Following the UK Space Agency’s recent investment in the International Space Station (ISS), the UK subsidiary of global communications company MacDonald, Dettwiler and Associates Ltd (MDA) has won the first phase of a contract to supply the European module of the ISS with its own data relay terminal. The contract is expected to total approximately €14 million, and delivery of the terminal to the European Space Agency is expected by the end of 2016.
Don Osborne, MDA’s group vice president of Information Systems said:
We would like to recognize the support this commercial data relay program received from the UK Space Agency, the European Space Agency, and our industry partners.
European astronauts onboard the ISS currently rely on the NASA communications infrastructure to relay important information between the European Columbus module and ground stations. When MDA’s Ka band data relay terminal is installed the European astronauts and scientists will benefit from higher bandwidth communications, and faster delivery of scientific data and high definition video imagery by using the European Data Relay System (EDRS). In addition to these benefits, they will no longer be completely dependent on the NASA owned communications systems.
The technology being developed for the Ka band data relay terminal could also be used on low Earth orbit satellites. It would remove the need for the satellite to be above a ground-station to communicate with its operation centre and enable remote sensing satellites to be operated in real-time allowing information to be customised to the user needs.
MDA’s UK subsidiary is based at Harwell, which is one of the potential locations of the relay downlink facility to which ISS communications from the ESA Columbus module will be directed via EDRS.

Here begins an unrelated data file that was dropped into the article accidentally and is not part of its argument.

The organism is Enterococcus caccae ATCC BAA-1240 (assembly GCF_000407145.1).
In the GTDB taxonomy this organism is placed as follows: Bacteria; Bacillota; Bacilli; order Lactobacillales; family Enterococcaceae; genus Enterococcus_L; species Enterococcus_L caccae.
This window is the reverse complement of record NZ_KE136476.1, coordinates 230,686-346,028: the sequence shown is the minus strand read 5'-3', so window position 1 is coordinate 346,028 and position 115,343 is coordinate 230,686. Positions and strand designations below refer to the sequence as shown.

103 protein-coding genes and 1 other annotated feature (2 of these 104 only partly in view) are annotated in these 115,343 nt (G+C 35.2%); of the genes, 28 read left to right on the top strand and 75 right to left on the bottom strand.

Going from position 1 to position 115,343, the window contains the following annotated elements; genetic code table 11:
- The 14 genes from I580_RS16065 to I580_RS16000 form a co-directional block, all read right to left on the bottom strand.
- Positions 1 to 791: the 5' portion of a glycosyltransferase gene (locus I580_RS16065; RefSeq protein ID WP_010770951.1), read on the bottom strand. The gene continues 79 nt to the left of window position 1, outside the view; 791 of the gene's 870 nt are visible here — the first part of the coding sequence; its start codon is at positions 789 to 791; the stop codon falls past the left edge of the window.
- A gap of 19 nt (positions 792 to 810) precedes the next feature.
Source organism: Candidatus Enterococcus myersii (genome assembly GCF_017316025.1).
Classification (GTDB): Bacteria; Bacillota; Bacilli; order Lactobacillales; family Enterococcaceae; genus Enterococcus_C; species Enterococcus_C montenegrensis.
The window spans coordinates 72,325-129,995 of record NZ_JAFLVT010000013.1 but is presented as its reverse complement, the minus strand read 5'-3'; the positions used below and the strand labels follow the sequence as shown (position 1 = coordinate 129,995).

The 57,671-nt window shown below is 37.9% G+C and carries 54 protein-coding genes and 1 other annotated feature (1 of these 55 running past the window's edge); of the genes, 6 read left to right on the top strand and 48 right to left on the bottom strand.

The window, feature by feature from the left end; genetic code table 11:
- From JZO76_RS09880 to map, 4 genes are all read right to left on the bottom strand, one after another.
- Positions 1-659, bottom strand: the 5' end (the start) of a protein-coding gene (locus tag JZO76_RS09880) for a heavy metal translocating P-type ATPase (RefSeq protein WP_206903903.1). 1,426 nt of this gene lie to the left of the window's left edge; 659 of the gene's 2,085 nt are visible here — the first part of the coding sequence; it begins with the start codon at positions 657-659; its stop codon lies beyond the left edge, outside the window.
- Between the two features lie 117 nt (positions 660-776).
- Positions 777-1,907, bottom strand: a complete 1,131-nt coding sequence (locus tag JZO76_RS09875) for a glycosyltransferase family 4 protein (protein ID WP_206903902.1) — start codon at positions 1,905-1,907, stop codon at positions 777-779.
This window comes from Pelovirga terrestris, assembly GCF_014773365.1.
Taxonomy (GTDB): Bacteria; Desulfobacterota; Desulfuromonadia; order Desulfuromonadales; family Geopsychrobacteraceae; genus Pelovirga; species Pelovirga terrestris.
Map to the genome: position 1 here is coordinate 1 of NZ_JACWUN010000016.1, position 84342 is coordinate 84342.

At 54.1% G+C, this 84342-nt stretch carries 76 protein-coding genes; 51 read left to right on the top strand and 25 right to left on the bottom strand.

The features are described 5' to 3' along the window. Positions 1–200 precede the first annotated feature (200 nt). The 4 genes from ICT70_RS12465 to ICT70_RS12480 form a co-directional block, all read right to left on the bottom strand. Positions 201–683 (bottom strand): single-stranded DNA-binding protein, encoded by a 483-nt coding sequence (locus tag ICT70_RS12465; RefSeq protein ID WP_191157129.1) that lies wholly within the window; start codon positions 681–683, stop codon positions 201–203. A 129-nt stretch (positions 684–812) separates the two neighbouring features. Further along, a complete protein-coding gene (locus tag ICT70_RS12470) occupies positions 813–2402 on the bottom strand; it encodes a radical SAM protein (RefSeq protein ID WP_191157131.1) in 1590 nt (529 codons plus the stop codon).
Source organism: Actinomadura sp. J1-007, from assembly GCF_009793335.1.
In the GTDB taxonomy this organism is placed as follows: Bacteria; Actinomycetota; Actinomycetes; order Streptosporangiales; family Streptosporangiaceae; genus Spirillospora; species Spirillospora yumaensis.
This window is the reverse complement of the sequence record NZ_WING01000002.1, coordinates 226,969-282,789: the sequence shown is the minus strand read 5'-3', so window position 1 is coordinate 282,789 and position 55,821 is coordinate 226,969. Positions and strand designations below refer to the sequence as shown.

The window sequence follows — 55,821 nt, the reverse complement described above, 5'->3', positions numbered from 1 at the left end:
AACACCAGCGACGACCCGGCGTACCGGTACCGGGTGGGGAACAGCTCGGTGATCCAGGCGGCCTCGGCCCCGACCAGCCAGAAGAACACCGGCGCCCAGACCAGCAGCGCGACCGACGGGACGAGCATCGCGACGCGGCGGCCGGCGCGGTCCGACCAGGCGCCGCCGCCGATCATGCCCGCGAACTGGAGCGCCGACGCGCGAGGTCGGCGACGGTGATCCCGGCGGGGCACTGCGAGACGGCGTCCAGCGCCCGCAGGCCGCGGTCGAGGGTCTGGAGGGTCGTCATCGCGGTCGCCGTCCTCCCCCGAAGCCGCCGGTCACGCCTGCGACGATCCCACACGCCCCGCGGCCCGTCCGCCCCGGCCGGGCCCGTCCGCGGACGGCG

Dr Chris Castelli, Acting Director of Programmes at the UK Space Agency, said:
This contract to the UK is an excellent example of how our strategic investment in Europe’s space programme is securing major contracts for our space industry and bringing cutting edge UK-built technology to huge international endeavours such as the International Space Station.
The UK has been a member of ESA’s ISS programme since the 2012 ESA Ministerial where the UK Space Agency pledged a £16 million contribution to the programme. The UK’s contribution of £16 million is primarily focused on telecommunications and propulsion technology to be integrated into the new Multi-Purpose Crew Vehicle (MPCV) called Orion. UK industry has an established capacity to deliver these key technologies, and the UK Space Agency seized the opportunity presented in negotiations to secure the possibility of long-term industrial return for the UK.
The UK also participates in the European Space Agency’s Life and Physical Sciences in Space programme which allows Europe to exploit the unique environment of space for fundamental and applied science in health, biology, materials and physics. Benefits of joining this programme include insights into the human ageing process and new lightweight materials for jet engines.